Earlier in the day, Microsoft indicated its willingness to keep working toward a settlement with the remaining states, even as it expressed a hope that the well-worked matter would be more or less closed Tuesday.

"Microsoft will never refuse to listen," said John Warden, an attorney for the company. "The issues in this case have been beaten to death...by people who have been worn out."

Going forward
The case now will proceed on two tracks. One track will involve public comment as dictated by the Tunney Act, and the other will be continued litigation with the states not agreeing to the settlement.

"I'm going to be going forward from this point on two parallel tracks," Kollar-Kotelly said.

Mediation among the parties ceased with Tuesday's hearing.

The Tunney Act requires that the judge would review the deal to ensure that it is in the public interest and is not politically motivated.

Before Kollar-Kotelly holds a hearing in keeping with that law, there must be a 60-day period of public comment after the proposed settlement is published in the Federal Register, which should take place within the next two weeks. After the public comment period, there will be 30 days for the government to respond, meaning that the next phase should conclude in February.

One observer said that the remaining states face an uphill battle in their continuing opposition to Microsoft, given the loss of their allies and worries about limited resources.

"The states can't lose any more, other than the enormous expense of continuing the battle," said Bob Lande, an antitrust professor at the University of Baltimore Law School. "With California, they have $3.7 million assigned to their war chest. The question is, will that be enough?"

"We're very confident that there will be sufficient resources" to continue the process, said Connecticut's Blumenthal, who left the door open to settlement farther down the road.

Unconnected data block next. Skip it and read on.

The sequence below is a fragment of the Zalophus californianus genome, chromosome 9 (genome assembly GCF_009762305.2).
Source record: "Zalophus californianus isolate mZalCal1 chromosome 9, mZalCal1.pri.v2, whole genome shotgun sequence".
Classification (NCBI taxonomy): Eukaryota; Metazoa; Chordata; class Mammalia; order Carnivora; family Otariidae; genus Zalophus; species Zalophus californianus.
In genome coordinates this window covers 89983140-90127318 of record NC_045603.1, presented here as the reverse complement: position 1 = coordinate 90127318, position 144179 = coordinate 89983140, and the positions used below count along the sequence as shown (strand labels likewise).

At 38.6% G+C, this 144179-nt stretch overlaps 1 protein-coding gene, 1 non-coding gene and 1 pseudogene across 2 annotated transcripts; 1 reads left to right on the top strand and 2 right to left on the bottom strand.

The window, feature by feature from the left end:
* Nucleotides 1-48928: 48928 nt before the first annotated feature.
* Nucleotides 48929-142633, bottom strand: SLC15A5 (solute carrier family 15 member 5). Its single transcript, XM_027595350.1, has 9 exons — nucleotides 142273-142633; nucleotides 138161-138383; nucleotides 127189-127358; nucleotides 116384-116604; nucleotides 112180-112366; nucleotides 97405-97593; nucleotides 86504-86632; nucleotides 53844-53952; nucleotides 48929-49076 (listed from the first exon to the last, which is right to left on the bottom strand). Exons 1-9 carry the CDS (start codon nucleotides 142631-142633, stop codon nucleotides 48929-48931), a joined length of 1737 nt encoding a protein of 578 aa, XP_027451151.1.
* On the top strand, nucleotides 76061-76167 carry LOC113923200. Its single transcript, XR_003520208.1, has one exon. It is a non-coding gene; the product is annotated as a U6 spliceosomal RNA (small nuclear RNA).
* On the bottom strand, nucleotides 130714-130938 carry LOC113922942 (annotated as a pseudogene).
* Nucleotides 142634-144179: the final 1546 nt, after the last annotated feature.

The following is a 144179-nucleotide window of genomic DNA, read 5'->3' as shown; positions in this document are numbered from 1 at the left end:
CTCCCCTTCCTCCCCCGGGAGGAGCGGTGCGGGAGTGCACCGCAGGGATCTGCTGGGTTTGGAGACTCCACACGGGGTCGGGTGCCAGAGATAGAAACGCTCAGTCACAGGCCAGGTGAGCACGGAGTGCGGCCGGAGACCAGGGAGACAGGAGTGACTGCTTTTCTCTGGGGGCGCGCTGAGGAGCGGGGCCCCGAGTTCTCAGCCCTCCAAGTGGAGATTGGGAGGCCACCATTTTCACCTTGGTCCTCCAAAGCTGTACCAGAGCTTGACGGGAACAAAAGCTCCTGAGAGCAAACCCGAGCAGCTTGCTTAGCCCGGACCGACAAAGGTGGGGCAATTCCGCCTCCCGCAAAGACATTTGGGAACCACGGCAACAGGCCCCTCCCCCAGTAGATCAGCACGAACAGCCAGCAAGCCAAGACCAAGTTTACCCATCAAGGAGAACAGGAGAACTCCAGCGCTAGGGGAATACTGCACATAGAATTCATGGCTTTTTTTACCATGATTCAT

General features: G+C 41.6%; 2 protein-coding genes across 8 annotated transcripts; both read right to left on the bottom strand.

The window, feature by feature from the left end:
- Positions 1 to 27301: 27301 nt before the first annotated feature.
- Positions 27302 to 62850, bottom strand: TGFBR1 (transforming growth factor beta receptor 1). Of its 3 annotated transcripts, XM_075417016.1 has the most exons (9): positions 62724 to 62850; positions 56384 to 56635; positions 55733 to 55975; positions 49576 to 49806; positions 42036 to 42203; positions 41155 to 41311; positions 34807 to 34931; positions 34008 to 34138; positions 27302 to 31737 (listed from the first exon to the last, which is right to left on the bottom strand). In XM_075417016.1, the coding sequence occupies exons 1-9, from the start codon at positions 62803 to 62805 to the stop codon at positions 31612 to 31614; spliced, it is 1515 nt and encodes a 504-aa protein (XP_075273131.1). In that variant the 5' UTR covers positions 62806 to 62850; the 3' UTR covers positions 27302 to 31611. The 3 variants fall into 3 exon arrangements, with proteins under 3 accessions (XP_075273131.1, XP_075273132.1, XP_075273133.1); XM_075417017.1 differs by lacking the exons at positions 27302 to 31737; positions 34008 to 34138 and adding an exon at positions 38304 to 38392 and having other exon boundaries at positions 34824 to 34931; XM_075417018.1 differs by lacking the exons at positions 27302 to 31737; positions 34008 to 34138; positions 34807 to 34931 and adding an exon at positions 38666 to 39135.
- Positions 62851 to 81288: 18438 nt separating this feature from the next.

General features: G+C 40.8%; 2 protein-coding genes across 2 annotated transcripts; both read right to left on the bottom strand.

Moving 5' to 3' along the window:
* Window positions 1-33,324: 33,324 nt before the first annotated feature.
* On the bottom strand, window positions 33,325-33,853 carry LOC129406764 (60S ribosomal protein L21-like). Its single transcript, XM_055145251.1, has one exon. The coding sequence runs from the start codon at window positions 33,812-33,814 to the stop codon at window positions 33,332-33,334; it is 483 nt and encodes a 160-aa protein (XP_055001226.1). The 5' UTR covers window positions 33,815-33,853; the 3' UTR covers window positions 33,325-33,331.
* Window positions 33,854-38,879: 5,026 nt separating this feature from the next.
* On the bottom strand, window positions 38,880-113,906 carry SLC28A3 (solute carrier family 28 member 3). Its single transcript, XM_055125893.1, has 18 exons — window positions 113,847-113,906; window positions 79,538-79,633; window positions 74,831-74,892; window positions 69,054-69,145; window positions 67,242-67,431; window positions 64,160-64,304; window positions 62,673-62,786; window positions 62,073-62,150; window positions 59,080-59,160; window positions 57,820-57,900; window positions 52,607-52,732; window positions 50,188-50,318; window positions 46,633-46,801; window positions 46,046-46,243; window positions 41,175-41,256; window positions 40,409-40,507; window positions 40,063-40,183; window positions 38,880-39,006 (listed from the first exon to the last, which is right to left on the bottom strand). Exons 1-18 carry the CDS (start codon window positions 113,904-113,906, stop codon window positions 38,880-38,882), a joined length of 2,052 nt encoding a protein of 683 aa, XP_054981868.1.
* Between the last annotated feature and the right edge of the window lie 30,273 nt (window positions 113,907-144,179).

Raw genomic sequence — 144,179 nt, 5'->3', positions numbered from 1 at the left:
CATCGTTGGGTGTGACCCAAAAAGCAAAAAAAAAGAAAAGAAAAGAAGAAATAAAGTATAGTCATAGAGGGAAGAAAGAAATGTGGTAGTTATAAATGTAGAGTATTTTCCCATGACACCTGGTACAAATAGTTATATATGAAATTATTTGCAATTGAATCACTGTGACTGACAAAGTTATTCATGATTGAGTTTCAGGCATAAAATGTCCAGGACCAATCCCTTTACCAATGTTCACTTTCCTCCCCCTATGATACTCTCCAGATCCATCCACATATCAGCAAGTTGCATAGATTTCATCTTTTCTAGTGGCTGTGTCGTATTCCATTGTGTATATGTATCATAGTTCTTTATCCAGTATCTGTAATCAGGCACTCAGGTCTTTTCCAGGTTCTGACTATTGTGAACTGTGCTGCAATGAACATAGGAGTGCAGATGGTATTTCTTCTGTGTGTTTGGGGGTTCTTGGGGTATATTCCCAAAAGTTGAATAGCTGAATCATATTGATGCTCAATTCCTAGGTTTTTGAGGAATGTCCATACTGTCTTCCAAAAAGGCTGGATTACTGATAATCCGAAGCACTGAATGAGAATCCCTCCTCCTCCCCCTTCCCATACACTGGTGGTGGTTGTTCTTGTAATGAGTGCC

Earlier in the day, the 18 state attorneys general were divided into three groups: One wanted to accept the settlement as it is, the second was undecided, and the third wanted to litigate. That split remained after several days of intense discussions that continued into the early hours on Tuesday.

"An extraordinary amount of work was done over the weekend," said Brendan Sullivan, the lead attorney for the states. "They negotiated until (12:30 PT) this morning, and a redline (amended) version was dispatched to the Justice Department and the remaining states at (5:30 PT) this morning."

Mediator Eric Green, a professor at Boston University, said that the states "worked through the night until the break of dawn this morning."

The states that have joined in the settlement are Illinois, Kentucky, Louisiana, Maryland, Michigan, New York, North Carolina, Ohio and Wisconsin.

The Justice Department and Microsoft delivered their settlement proposal, in the form of a consent decree, to Kollar-Kotelly last Friday to meet a court-ordered deadline. The states complained that they weren't given adequate input into the negotiations leading up to that settlement and that the proposal offers Microsoft too much wiggle room.

Microsoft's industry foes continued to find fault with the settlement Tuesday.

"The state attorneys general who today rejected the settlement agreement between Microsoft and the Department of Justice were right to do so, and we support them," Paul Cappuccio, AOL Time Warner's general counsel, said in statement. "That agreement fails to protect consumer choice and promote competition, by leaving Microsoft free to continue to abuse its monopoly."